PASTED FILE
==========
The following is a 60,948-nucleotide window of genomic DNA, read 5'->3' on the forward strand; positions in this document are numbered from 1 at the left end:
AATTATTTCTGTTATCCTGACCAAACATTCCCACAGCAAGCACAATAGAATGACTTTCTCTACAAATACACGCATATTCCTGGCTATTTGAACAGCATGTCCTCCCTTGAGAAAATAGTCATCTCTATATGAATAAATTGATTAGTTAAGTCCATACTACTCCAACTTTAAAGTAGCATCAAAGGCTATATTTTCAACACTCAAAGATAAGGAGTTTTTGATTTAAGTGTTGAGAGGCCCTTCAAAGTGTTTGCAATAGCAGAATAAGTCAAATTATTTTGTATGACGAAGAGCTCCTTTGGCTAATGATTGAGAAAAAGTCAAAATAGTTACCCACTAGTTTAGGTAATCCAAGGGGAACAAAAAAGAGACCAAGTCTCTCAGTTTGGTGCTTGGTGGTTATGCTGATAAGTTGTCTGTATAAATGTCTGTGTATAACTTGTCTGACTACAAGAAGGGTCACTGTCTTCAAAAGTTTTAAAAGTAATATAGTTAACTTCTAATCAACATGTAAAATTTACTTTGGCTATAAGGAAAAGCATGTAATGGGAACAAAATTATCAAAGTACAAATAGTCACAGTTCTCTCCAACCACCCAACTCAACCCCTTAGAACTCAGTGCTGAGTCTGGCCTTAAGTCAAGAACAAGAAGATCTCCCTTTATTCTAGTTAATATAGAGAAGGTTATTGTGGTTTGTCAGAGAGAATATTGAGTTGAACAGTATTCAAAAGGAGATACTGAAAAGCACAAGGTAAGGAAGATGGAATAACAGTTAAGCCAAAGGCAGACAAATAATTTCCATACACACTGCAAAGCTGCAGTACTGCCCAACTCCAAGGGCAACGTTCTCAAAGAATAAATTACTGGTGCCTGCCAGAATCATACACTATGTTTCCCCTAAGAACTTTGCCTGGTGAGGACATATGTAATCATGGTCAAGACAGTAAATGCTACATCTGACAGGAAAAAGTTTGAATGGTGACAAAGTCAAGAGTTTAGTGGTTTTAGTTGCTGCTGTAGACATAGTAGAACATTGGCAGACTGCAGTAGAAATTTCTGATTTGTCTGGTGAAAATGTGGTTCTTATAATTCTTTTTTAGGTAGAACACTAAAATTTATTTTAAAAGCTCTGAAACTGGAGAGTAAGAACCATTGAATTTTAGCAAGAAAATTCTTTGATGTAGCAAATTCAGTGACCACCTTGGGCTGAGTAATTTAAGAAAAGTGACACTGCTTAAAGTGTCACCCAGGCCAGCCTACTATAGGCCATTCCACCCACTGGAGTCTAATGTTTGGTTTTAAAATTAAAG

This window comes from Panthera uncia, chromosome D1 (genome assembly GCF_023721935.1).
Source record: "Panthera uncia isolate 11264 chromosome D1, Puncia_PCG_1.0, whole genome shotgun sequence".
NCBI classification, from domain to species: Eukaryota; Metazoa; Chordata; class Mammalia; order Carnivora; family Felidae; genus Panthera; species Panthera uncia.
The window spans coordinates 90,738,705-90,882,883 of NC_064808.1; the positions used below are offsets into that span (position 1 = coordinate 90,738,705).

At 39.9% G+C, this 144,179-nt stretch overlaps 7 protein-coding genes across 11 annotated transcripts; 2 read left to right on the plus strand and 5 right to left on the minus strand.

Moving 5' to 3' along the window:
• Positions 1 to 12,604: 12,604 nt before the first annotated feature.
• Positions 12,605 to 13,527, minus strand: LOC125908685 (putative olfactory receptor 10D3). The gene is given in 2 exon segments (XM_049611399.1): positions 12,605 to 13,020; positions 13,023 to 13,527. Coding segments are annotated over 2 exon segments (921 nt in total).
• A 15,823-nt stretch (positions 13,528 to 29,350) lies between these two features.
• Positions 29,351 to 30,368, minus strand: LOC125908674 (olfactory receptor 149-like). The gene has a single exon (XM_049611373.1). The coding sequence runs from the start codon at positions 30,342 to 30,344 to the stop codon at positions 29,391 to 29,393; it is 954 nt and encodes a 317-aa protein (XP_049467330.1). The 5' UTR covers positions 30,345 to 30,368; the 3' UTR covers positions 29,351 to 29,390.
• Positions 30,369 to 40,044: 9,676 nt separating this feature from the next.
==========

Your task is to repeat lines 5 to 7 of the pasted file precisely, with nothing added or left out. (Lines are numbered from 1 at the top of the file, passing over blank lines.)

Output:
NCBI classification, from domain to species: Eukaryota; Metazoa; Chordata; class Mammalia; order Carnivora; family Felidae; genus Panthera; species Panthera uncia.
The window spans coordinates 90,738,705-90,882,883 of NC_064808.1; the positions used below are offsets into that span (position 1 = coordinate 90,738,705).

At 39.9% G+C, this 144,179-nt stretch overlaps 7 protein-coding genes across 11 annotated transcripts; 2 read left to right on the plus strand and 5 right to left on the minus strand.